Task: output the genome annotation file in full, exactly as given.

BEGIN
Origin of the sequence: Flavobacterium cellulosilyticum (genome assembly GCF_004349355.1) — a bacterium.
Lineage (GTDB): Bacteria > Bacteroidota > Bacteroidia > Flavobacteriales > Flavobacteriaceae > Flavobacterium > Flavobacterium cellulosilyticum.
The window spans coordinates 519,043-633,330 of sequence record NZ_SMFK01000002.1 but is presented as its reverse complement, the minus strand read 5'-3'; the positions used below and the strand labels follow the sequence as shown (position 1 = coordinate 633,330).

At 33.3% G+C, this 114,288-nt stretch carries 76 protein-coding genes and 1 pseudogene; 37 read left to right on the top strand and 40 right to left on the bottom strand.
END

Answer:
Origin of the sequence: Flavobacterium cellulosilyticum (genome assembly GCF_004349355.1) — a bacterium.
Lineage (GTDB): Bacteria > Bacteroidota > Bacteroidia > Flavobacteriales > Flavobacteriaceae > Flavobacterium > Flavobacterium cellulosilyticum.
The window spans coordinates 519,043-633,330 of sequence record NZ_SMFK01000002.1 but is presented as its reverse complement, the minus strand read 5'-3'; the positions used below and the strand labels follow the sequence as shown (position 1 = coordinate 633,330).

At 33.3% G+C, this 114,288-nt stretch carries 76 protein-coding genes and 1 pseudogene; 37 read left to right on the top strand and 40 right to left on the bottom strand.